How NYS Child Victims Act Could Impact Catholic Church

Tags: Currents New York State, Sex Abuse, Sex Abuse Survivor, Victims of Sexual Abuse

By Tim Harfmann

Governor Andrew Cuomo laid out his budget in the State of the State Tuesday, January 15th and said this is the year he plans on passing the long-denied Child Victims Act. “I am fully aware of the position of the Catholic Church and the opposition of the Catholic Church. I happen to be Roman Catholic. I’m a former altar boy; and my relationship with the Church is important to me,” said Cuomo.

There’s been a battle in Albany for years between the Catholic governor and the Catholic Church over the statute of limitations on child sexual abuse. Under the current law, survivors of clerical sex abuse cannot press charges against the abuser after the survivor turns 23. The Child Victims Act would change that. The governor wants to raise the age limit to 28 in criminal cases and as old as 50 in civil cases. The act would also open up a one-year window for all past victims of child sexual abuse to file a civil claim — no matter how long ago the abuse too place.

In a 2016 video, the Bishop of Brooklyn Nicholas DiMarzio said the Diocese of Brooklyn could be committed to helping victims of clerical sex abuse while still challenging the Child Victims Act. “To make it a legal issue, where we have to go to court and try to defend these cases, is an intolerable burden. That’s why we are opposed to turning back the statute of limitations. We are for helping victims,” said Bishop DiMarzio.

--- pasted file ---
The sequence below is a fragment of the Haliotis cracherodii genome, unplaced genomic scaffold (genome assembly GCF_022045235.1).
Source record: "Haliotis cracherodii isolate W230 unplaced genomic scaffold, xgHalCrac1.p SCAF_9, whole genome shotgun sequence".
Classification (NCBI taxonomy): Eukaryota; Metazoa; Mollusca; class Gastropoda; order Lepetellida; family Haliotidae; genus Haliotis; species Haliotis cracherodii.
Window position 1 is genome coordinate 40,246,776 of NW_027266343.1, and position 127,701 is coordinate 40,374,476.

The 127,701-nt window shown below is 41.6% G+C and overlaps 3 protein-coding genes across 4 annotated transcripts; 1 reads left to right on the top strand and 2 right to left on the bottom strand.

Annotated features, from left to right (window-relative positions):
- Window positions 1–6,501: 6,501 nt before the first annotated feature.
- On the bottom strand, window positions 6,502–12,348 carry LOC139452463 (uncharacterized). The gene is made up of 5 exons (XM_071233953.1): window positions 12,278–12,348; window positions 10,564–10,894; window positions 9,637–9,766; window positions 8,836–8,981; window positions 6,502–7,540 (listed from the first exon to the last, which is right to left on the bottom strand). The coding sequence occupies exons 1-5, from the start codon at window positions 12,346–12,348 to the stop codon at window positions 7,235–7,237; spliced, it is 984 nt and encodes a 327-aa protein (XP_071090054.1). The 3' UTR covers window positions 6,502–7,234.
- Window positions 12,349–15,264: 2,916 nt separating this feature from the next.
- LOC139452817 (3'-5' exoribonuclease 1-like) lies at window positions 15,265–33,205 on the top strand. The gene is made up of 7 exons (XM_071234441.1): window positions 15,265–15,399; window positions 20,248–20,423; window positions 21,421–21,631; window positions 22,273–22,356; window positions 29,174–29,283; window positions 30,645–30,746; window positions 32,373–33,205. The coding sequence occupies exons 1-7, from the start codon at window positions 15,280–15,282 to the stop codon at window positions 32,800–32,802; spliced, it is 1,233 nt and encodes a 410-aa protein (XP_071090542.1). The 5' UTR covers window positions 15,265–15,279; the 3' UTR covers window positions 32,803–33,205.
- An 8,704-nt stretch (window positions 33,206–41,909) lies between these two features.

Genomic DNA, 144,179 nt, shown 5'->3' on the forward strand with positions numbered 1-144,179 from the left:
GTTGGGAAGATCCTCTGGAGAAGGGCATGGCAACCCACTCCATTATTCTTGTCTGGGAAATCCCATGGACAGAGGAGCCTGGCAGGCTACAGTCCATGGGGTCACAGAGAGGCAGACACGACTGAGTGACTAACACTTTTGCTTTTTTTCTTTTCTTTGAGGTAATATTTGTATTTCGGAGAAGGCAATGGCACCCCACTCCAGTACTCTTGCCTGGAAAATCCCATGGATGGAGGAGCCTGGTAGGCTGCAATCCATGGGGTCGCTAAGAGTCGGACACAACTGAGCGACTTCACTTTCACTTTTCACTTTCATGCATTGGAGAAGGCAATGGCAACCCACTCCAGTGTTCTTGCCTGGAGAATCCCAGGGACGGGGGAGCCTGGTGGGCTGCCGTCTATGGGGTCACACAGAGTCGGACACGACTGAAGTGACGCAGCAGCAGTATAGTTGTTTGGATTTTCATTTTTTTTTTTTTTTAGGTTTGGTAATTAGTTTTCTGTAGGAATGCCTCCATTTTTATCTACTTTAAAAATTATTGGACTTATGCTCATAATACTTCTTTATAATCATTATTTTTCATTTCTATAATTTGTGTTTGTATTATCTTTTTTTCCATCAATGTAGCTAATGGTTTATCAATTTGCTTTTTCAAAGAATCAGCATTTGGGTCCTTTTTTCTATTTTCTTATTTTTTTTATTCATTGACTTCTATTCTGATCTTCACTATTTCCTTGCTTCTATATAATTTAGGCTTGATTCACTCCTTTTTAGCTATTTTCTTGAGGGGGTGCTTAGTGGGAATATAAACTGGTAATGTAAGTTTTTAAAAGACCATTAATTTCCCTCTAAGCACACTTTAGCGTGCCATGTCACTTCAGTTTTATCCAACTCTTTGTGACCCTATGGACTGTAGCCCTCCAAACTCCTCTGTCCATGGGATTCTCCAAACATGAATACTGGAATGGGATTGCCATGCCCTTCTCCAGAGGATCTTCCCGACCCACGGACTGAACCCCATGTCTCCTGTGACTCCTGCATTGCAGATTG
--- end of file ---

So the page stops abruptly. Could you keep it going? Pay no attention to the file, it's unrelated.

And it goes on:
The bishop said another reason for opposing the act is because time passes and memories become murky. “Over time, people’s memories fade, evidence is not available and witnesses are not available. To repeal it, to go back without any limit — it could go back 100 years — is very unfair because how do you defend anybody? Or how can they defend themselves when you have that problem?” said Bishop DiMarzio.

Cuomo used the words of Pope Francis to bolster his argument, saying the Church must punish priests as the crimes leave victims, “alive but destroyed.” “I say we stand with Pope Francis and we pass the Child Victims Act this year because if you believe in justice for all, then you believe in passing the Child Victims Act,” said Cuomo.

The hundreds in attendance gave Cuomo a standing ovation after quoting the Holy Father. But the Church’s position is that it feels singled out. The New York State Catholic Conference has said it believes the bill would only apply to private institutions, giving public institutions like schools and the government a pass.